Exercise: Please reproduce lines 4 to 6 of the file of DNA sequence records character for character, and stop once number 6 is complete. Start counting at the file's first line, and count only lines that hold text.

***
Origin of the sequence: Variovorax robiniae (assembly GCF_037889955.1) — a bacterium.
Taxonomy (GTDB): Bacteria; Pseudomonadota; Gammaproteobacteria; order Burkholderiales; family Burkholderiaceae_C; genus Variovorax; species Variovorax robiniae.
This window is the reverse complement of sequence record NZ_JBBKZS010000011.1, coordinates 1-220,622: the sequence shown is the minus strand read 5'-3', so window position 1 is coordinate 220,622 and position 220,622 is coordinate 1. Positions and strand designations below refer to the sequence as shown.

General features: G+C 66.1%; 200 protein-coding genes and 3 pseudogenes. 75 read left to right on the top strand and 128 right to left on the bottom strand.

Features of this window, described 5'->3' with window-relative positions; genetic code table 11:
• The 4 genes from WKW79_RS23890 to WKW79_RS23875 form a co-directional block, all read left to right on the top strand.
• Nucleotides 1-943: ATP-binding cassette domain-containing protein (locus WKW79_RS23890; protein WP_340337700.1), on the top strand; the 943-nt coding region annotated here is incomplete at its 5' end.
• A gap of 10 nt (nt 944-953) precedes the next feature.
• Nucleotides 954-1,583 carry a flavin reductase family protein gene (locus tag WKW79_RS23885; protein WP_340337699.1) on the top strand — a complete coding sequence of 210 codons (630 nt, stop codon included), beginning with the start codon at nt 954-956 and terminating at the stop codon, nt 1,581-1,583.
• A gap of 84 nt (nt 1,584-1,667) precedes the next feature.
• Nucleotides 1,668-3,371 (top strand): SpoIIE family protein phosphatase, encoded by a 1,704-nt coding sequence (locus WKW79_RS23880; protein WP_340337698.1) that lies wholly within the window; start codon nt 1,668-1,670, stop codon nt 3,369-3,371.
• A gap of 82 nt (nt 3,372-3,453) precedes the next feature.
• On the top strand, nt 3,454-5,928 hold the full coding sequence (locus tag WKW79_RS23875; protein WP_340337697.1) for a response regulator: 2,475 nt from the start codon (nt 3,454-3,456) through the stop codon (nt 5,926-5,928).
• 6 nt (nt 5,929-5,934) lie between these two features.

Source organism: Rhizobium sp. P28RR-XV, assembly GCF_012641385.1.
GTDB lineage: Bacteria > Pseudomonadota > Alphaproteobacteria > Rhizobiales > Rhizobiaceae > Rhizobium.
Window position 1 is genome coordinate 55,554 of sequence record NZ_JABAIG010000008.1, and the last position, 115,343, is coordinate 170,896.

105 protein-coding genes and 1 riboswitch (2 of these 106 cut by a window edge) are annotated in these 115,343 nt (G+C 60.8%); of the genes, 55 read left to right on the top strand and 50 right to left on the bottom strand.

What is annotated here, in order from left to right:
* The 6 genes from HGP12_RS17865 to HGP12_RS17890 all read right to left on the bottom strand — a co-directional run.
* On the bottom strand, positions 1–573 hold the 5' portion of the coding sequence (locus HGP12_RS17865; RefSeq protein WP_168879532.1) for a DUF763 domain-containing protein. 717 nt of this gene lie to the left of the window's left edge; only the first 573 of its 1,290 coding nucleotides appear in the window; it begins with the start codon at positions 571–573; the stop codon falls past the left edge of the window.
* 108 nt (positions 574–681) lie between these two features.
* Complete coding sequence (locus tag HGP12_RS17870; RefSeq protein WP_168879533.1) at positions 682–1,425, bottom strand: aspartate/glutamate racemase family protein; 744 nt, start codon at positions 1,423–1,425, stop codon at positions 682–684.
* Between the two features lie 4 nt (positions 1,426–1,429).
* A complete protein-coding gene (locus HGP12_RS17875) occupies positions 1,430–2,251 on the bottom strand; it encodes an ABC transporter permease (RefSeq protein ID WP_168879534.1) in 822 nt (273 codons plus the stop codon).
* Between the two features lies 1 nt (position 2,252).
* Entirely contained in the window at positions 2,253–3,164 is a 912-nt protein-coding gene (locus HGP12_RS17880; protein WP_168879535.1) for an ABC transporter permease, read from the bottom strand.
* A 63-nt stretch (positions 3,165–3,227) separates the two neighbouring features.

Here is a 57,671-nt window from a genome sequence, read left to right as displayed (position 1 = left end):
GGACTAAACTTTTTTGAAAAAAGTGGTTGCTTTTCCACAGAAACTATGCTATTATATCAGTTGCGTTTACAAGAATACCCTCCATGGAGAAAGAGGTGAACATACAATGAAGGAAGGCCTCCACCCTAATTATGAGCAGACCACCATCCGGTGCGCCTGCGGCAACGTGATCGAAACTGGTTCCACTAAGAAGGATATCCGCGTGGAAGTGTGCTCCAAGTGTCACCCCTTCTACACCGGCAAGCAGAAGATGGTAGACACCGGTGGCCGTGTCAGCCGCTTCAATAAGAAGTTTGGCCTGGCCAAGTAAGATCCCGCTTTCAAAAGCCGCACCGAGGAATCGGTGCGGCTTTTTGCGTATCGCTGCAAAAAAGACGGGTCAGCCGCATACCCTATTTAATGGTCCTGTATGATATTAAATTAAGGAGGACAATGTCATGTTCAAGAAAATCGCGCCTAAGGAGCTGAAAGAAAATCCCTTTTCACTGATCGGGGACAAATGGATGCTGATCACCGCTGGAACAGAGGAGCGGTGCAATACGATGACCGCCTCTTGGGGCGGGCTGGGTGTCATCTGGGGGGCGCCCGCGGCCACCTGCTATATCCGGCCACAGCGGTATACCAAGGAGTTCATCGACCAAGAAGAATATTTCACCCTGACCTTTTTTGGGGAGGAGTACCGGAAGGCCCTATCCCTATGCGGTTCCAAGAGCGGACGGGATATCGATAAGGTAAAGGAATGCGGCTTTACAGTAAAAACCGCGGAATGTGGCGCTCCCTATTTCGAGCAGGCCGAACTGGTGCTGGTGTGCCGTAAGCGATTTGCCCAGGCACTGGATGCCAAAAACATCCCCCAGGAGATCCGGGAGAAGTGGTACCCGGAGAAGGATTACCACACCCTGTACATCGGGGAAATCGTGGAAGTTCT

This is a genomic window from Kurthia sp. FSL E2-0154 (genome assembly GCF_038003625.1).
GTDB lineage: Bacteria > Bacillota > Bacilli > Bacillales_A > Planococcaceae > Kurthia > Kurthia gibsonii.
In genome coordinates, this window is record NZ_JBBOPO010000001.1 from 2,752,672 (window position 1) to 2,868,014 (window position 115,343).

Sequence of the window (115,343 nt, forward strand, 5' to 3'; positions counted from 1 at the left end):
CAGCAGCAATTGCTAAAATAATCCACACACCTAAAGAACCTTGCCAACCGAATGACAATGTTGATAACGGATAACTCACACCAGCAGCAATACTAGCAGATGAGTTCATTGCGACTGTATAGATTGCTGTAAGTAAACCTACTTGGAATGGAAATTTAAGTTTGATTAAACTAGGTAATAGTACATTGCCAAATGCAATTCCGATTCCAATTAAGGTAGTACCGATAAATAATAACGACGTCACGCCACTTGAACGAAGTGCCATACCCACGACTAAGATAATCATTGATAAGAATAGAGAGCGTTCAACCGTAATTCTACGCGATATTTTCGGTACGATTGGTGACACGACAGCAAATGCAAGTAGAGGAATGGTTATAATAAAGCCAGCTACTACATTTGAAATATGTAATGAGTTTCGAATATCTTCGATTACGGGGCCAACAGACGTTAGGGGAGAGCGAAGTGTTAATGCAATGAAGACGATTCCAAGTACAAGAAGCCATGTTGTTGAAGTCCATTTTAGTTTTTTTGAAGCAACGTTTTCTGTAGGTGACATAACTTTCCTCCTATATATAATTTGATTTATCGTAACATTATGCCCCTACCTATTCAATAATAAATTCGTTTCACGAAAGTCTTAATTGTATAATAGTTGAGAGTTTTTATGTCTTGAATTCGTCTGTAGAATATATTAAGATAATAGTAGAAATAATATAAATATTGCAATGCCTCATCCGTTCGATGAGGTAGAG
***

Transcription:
General features: G+C 66.1%; 200 protein-coding genes and 3 pseudogenes. 75 read left to right on the top strand and 128 right to left on the bottom strand.

Features of this window, described 5'->3' with window-relative positions; genetic code table 11:
• The 4 genes from WKW79_RS23890 to WKW79_RS23875 form a co-directional block, all read left to right on the top strand.